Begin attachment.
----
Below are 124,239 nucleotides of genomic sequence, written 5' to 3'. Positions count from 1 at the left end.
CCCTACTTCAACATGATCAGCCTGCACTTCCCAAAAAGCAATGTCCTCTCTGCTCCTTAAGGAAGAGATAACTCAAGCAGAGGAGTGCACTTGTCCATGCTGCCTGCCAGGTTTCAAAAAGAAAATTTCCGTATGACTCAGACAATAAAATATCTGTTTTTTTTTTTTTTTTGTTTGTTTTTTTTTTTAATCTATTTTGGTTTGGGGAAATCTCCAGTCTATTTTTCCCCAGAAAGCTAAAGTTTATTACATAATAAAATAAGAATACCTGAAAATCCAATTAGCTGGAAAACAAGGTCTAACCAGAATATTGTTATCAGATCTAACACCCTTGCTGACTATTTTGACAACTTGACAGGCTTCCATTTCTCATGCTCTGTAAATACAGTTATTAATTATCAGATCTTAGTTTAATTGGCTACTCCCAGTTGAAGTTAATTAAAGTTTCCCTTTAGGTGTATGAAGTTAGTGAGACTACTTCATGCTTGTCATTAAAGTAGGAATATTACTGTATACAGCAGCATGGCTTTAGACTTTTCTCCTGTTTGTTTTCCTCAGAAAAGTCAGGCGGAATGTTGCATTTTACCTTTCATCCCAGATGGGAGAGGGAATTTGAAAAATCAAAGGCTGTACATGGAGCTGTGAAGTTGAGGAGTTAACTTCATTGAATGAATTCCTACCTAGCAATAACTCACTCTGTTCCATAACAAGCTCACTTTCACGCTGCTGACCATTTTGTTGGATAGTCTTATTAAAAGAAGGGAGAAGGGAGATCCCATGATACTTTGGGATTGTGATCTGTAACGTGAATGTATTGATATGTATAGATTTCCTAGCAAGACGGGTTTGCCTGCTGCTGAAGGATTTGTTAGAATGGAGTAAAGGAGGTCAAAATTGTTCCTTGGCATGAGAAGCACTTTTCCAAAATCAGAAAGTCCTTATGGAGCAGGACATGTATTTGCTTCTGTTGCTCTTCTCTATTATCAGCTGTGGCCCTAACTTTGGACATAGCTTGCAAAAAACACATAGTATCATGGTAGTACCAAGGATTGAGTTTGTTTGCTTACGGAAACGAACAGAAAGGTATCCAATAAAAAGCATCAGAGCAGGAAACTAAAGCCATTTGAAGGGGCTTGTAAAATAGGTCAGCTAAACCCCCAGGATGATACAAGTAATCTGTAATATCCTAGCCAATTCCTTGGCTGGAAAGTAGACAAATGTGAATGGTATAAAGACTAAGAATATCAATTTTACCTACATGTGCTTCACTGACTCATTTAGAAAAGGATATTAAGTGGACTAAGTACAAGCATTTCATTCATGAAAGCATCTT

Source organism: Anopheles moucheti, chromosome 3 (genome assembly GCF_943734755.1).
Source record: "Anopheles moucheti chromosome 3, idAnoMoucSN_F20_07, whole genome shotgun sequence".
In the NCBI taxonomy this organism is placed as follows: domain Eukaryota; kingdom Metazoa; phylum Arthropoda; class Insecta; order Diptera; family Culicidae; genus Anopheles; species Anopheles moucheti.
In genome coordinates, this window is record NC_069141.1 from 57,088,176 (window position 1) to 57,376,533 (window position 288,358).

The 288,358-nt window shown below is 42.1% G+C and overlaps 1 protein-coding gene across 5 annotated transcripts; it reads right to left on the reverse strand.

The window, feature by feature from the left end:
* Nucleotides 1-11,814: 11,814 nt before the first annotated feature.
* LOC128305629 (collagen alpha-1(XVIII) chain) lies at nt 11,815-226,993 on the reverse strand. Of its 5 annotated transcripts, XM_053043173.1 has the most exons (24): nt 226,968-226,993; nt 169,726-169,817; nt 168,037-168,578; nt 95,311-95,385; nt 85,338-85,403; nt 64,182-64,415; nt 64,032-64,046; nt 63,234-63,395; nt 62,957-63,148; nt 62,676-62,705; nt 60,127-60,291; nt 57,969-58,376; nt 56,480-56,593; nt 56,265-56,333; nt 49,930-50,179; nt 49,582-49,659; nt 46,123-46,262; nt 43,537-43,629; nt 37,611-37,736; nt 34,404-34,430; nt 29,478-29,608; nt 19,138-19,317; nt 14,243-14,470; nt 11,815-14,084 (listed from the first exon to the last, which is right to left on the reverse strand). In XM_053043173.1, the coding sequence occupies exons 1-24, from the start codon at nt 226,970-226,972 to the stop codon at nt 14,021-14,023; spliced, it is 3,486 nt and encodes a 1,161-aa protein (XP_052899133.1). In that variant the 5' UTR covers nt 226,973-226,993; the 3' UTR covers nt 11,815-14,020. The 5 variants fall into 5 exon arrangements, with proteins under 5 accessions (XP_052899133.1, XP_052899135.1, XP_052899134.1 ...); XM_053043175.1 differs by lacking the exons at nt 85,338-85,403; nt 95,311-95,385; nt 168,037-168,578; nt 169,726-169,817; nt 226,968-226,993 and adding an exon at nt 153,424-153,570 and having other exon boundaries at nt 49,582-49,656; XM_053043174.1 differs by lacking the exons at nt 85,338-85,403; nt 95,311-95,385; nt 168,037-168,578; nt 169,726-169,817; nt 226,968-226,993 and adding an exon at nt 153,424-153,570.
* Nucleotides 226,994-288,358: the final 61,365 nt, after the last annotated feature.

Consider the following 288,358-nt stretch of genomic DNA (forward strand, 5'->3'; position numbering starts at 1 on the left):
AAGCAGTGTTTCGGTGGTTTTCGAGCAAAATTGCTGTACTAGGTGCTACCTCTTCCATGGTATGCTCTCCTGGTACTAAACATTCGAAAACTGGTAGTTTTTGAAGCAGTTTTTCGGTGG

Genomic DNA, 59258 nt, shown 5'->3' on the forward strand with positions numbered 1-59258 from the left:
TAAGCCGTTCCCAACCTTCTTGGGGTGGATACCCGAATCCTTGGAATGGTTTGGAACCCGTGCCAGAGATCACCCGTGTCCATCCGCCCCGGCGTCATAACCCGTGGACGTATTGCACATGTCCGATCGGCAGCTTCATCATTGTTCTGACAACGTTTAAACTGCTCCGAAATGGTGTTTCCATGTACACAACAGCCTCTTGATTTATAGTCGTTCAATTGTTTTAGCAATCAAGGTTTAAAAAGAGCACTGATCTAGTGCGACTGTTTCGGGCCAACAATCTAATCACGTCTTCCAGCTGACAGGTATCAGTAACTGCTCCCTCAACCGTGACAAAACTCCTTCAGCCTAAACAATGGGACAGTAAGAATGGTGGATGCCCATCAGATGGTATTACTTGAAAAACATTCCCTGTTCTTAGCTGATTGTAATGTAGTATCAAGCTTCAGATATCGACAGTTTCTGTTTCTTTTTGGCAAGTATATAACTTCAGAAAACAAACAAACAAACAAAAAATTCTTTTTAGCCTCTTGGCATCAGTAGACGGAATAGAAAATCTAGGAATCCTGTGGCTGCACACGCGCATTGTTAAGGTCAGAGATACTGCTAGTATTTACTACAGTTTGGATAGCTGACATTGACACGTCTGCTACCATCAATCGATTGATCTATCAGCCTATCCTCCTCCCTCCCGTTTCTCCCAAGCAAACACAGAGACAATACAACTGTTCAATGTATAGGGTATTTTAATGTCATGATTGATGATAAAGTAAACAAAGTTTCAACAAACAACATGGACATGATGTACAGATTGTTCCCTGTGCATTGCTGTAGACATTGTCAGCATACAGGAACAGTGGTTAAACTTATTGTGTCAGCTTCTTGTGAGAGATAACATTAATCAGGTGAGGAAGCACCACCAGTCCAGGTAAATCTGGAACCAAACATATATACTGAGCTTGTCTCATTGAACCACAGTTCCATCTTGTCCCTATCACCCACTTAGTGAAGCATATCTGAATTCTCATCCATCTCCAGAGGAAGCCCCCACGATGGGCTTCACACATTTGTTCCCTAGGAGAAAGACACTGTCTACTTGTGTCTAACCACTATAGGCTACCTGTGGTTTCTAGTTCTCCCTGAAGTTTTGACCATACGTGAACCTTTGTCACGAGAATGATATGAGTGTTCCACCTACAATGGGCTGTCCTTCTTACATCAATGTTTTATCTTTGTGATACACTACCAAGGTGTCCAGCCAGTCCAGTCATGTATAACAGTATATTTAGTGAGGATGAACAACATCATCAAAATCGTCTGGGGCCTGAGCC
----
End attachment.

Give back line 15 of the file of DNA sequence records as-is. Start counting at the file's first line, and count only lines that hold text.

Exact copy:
TAAGCCGTTCCCAACCTTCTTGGGGTGGATACCCGAATCCTTGGAATGGTTTGGAACCCGTGCCAGAGATCACCCGTGTCCATCCGCCCCGGCGTCATAACCCGTGGACGTATTGCACATGTCCGATCGGCAGCTTCATCATTGTTCTGACAACGTTTAAACTGCTCCGAAATGGTGTTTCCATGTACACAACAGCCTCTTGATTTATAGTCGTTCAATTGTTTTAGCAATCAAGGTTTAAAAAGAGCACTGATCTAGTGCGACTGTTTCGGGCCAACAATCTAATCACGTCTTCCAGCTGACAGGTATCAGTAACTGCTCCCTCAACCGTGACAAAACTCCTTCAGCCTAAACAATGGGACAGTAAGAATGGTGGATGCCCATCAGATGGTATTACTTGAAAAACATTCCCTGTTCTTAGCTGATTGTAATGTAGTATCAAGCTTCAGATATCGACAGTTTCTGTTTCTTTTTGGCAAGTATATAACTTCAGAAAACAAACAAACAAACAAAAAATTCTTTTTAGCCTCTTGGCATCAGTAGACGGAATAGAAAATCTAGGAATCCTGTGGCTGCACACGCGCATTGTTAAGGTCAGAGATACTGCTAGTATTTACTACAGTTTGGATAGCTGACATTGACACGTCTGCTACCATCAATCGATTGATCTATCAGCCTATCCTCCTCCCTCCCGTTTCTCCCAAGCAAACACAGAGACAATACAACTGTTCAATGTATAGGGTATTTTAATGTCATGATTGATGATAAAGTAAACAAAGTTTCAACAAACAACATGGACATGATGTACAGATTGTTCCCTGTGCATTGCTGTAGACATTGTCAGCATACAGGAACAGTGGTTAAACTTATTGTGTCAGCTTCTTGTGAGAGATAACATTAATCAGGTGAGGAAGCACCACCAGTCCAGGTAAATCTGGAACCAAACATATATACTGAGCTTGTCTCATTGAACCACAGTTCCATCTTGTCCCTATCACCCACTTAGTGAAGCATATCTGAATTCTCATCCATCTCCAGAGGAAGCCCCCACGATGGGCTTCACACATTTGTTCCCTAGGAGAAAGACACTGTCTACTTGTGTCTAACCACTATAGGCTACCTGTGGTTTCTAGTTCTCCCTGAAGTTTTGACCATACGTGAACCTTTGTCACGAGAATGATATGAGTGTTCCACCTACAATGGGCTGTCCTTCTTACATCAATGTTTTATCTTTGTGATACACTACCAAGGTGTCCAGCCAGTCCAGTCATGTATAACAGTATATTTAGTGAGGATGAACAACATCATCAAAATCGTCTGGGGCCTGAGCC